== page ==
What Triggers Low Back Pain?

 

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A study published this month in Arthritis Care and Research by Daniel Steffens et al. from the University of Sydney has looked at the risk factors that could lead to acute low back pain. Acute low back pain is back pain that comes on suddenly and resolves after a few days or weeks as opposed to chronic low back pain which is long-standing.

They surveyed close to 1000 people and asked them about the presence of 12 physical and psychosocial factors up to 4 days before the onset of back pain. The results revealed that a number of triggers were linked to acute low back pain:

  • moderate to vigorous physical activity increased the risk by 3
  • manual tasks involving awkward postures increased the risk by 8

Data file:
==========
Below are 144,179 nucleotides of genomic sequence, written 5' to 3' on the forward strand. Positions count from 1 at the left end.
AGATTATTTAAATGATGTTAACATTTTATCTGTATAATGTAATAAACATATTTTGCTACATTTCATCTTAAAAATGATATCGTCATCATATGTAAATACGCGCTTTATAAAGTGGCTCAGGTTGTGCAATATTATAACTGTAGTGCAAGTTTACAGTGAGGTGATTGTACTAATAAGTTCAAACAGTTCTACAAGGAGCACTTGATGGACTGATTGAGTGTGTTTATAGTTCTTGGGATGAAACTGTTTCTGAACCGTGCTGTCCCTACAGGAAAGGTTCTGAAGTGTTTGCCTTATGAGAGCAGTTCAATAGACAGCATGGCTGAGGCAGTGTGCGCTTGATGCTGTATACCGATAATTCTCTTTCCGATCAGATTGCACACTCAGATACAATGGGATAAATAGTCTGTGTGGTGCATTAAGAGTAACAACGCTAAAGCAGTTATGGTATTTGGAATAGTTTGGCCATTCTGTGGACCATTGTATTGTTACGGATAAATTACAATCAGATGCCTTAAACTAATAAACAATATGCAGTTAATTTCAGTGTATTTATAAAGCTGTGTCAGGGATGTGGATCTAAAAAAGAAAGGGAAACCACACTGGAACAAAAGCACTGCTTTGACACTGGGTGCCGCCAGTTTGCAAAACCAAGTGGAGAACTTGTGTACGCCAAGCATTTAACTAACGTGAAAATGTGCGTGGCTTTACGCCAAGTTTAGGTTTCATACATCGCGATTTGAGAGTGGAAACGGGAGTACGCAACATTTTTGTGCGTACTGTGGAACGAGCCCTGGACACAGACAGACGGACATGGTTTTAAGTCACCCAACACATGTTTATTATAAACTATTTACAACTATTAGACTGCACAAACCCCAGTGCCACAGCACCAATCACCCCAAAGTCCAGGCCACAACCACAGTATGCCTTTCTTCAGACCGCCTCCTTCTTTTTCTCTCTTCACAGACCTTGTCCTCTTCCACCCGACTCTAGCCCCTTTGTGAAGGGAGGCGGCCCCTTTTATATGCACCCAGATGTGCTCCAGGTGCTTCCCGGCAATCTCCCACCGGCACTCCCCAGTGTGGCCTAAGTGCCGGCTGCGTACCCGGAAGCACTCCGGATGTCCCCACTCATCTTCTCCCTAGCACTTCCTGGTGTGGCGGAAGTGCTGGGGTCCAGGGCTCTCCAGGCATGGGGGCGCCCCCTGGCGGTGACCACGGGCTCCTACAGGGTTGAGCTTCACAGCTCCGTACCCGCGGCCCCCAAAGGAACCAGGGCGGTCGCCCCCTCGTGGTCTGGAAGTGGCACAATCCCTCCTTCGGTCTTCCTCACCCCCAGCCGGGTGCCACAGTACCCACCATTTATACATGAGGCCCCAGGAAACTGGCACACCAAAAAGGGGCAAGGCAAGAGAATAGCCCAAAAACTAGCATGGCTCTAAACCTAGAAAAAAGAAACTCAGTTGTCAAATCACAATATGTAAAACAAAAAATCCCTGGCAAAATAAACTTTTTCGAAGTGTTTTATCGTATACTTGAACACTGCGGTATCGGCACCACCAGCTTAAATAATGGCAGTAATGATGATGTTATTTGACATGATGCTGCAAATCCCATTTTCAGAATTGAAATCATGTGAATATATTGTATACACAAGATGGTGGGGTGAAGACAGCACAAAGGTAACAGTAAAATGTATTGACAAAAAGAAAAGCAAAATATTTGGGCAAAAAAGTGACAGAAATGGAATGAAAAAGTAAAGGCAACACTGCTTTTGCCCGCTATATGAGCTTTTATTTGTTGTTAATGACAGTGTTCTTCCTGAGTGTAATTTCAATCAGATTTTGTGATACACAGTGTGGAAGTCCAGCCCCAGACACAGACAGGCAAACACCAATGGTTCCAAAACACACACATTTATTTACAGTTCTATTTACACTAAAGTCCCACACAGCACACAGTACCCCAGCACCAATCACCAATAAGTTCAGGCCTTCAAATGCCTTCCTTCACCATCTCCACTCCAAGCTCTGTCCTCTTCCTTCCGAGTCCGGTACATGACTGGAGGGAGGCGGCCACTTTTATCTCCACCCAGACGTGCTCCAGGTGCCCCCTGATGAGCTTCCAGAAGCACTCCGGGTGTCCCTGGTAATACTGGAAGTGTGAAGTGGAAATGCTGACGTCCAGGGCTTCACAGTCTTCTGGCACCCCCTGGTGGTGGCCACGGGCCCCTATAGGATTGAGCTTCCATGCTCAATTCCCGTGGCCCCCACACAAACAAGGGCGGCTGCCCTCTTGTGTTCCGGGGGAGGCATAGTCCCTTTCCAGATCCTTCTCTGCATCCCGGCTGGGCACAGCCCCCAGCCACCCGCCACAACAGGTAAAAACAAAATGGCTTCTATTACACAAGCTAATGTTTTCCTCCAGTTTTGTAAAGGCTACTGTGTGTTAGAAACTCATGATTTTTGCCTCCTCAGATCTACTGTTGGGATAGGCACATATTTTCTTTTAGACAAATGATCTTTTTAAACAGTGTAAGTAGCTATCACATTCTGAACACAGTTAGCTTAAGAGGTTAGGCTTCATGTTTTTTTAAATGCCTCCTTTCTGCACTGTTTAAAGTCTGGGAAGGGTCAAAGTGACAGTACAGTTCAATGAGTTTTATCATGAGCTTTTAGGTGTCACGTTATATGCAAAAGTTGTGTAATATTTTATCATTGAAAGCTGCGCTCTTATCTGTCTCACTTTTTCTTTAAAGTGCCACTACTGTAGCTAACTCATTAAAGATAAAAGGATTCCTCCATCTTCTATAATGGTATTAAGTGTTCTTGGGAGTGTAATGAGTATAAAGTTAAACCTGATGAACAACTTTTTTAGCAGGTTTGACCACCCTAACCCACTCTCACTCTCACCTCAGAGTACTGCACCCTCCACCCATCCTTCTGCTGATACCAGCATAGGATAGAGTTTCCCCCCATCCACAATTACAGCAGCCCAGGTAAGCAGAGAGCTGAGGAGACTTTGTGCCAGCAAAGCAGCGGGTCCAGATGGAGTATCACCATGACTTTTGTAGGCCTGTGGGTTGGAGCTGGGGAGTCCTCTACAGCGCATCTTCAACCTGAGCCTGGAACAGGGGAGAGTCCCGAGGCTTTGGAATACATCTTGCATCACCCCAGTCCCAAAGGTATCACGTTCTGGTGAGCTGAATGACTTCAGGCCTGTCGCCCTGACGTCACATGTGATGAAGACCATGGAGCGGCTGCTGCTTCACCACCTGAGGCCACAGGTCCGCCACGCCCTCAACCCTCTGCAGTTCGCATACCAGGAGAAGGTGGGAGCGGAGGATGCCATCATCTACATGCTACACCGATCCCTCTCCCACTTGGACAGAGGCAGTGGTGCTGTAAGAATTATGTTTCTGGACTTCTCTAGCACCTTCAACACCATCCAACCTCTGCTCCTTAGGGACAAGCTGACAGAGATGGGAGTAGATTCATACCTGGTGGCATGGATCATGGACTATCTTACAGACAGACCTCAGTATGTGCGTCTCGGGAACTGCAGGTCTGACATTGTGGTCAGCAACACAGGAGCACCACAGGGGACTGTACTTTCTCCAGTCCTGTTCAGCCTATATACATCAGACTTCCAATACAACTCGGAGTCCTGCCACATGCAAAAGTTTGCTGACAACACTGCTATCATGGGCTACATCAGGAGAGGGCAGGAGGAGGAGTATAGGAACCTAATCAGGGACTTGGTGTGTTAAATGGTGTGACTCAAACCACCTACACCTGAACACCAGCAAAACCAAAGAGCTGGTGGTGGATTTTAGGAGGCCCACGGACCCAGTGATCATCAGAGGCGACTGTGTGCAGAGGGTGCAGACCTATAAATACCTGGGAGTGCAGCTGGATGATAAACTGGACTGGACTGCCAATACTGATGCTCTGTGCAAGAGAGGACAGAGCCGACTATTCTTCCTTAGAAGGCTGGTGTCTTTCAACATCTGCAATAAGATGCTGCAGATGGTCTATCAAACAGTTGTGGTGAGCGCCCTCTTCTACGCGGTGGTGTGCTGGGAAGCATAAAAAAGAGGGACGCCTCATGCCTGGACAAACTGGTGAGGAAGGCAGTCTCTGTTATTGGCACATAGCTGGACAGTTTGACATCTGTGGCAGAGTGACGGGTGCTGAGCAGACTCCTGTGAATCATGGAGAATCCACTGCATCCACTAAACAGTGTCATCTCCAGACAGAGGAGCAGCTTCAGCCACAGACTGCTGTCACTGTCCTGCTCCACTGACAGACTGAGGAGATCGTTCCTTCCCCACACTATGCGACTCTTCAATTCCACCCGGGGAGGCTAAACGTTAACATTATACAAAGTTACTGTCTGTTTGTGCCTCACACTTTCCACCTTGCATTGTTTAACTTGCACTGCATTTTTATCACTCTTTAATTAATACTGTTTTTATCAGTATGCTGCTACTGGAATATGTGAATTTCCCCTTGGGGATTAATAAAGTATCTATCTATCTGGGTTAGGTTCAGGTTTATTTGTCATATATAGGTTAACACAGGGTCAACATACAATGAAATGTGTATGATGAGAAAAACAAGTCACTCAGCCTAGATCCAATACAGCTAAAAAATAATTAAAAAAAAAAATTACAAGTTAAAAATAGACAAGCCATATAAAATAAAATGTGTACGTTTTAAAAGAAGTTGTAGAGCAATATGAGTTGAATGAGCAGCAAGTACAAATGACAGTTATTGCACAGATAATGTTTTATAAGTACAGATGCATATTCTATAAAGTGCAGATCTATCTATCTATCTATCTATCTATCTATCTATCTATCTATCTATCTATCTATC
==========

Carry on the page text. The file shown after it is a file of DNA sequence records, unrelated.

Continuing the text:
• being distracted during an activity increased the risk by 25
  • age decreased the effect of exposure to heavy loads
  • risk was highest between 7 am and mid-day

Over the years, I’ve noticed that the┬áparents of young children have an increased incidence of low back pain. Having seen some of the risk factors high-lighted in this study, it becomes evident how sleep-deprived, fatigued and distracted parents that often lift their children in awkward positions can dramatically increase the risk of low back pain. It’s also interesting to note┬áthat distraction seems to massively increase the risk of low back pain and therefore underlines the importance of mindfulness.